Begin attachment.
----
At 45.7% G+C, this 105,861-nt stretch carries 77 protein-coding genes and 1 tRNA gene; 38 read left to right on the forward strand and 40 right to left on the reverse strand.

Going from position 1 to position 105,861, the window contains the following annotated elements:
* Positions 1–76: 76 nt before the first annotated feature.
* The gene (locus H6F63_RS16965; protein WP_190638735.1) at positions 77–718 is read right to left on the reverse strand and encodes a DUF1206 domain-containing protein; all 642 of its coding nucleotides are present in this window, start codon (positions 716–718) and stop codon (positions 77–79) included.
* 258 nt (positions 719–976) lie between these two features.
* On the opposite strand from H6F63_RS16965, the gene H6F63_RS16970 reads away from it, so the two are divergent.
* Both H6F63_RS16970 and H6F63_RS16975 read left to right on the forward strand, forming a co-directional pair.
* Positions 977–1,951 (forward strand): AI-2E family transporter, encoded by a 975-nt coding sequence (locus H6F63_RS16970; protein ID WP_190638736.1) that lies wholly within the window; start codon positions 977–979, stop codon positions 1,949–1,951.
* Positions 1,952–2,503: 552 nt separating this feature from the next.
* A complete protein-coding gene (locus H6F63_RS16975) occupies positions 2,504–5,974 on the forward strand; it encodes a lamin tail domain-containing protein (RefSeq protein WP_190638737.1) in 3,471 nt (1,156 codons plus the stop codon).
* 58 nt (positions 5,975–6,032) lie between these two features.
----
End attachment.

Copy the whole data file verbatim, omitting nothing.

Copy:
At 45.7% G+C, this 105,861-nt stretch carries 77 protein-coding genes and 1 tRNA gene; 38 read left to right on the forward strand and 40 right to left on the reverse strand.

Going from position 1 to position 105,861, the window contains the following annotated elements:
* Positions 1–76: 76 nt before the first annotated feature.
* The gene (locus H6F63_RS16965; protein WP_190638735.1) at positions 77–718 is read right to left on the reverse strand and encodes a DUF1206 domain-containing protein; all 642 of its coding nucleotides are present in this window, start codon (positions 716–718) and stop codon (positions 77–79) included.
* 258 nt (positions 719–976) lie between these two features.
* On the opposite strand from H6F63_RS16965, the gene H6F63_RS16970 reads away from it, so the two are divergent.
* Both H6F63_RS16970 and H6F63_RS16975 read left to right on the forward strand, forming a co-directional pair.
* Positions 977–1,951 (forward strand): AI-2E family transporter, encoded by a 975-nt coding sequence (locus H6F63_RS16970; protein ID WP_190638736.1) that lies wholly within the window; start codon positions 977–979, stop codon positions 1,949–1,951.
* Positions 1,952–2,503: 552 nt separating this feature from the next.
* A complete protein-coding gene (locus H6F63_RS16975) occupies positions 2,504–5,974 on the forward strand; it encodes a lamin tail domain-containing protein (RefSeq protein WP_190638737.1) in 3,471 nt (1,156 codons plus the stop codon).
* 58 nt (positions 5,975–6,032) lie between these two features.